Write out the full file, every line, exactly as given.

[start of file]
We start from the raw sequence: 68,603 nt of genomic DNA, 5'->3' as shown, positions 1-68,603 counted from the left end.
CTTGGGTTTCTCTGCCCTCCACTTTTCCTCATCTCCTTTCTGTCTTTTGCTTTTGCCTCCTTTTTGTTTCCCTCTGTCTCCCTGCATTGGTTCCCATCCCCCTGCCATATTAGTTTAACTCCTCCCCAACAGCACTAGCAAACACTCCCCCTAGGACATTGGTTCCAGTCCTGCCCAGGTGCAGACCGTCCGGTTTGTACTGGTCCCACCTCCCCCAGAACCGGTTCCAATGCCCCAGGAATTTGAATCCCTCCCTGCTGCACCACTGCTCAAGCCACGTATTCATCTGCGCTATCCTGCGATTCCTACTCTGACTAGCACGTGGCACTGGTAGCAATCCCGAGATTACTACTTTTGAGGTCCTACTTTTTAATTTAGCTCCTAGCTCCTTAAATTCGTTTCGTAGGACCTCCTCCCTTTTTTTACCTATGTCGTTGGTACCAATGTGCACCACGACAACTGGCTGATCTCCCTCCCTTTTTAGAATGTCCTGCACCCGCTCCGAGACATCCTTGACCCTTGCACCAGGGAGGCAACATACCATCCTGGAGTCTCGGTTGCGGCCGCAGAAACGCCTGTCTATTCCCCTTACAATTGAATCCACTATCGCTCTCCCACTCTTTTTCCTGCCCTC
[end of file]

We start from the raw sequence: 68,603 nt of genomic DNA, 5'->3' as shown, positions 1-68,603 counted from the left end.
CTTGGGTTTCTCTGCCCTCCACTTTTCCTCATCTCCTTTCTGTCTTTTGCTTTTGCCTCCTTTTTGTTTCCCTCTGTCTCCCTGCATTGGTTCCCATCCCCCTGCCATATTAGTTTAACTCCTCCCCAACAGCACTAGCAAACACTCCCCCTAGGACATTGGTTCCAGTCCTGCCCAGGTGCAGACCGTCCGGTTTGTACTGGTCCCACCTCCCCCAGAACCGGTTCCAATGCCCCAGGAATTTGAATCCCTCCCTGCTGCACCACTGCTCAAGCCACGTATTCATCTGCGCTATCCTGCGATTCCTACTCTGACTAGCACGTGGCACTGGTAGCAATCCCGAGATTACTACTTTTGAGGTCCTACTTTTTAATTTAGCTCCTAGCTCCTTAAATTCGTTTCGTAGGACCTCCTCCCTTTTTTTACCTATGTCGTTGGTACCAATGTGCACCACGACAACTGGCTGATCTCCCTCCCTTTTTAGAATGTCCTGCACCCGCTCCGAGACATCCTTGACCCTTGCACCAGGGAGGCAACATACCATCCTGGAGTCTCGGTTGCGGCCGCAGAAACGCCTGTCTATTCCCCTTACAATTGAATCCACTATCGCTCTCCCACTCTTTTTCCTGCCCTC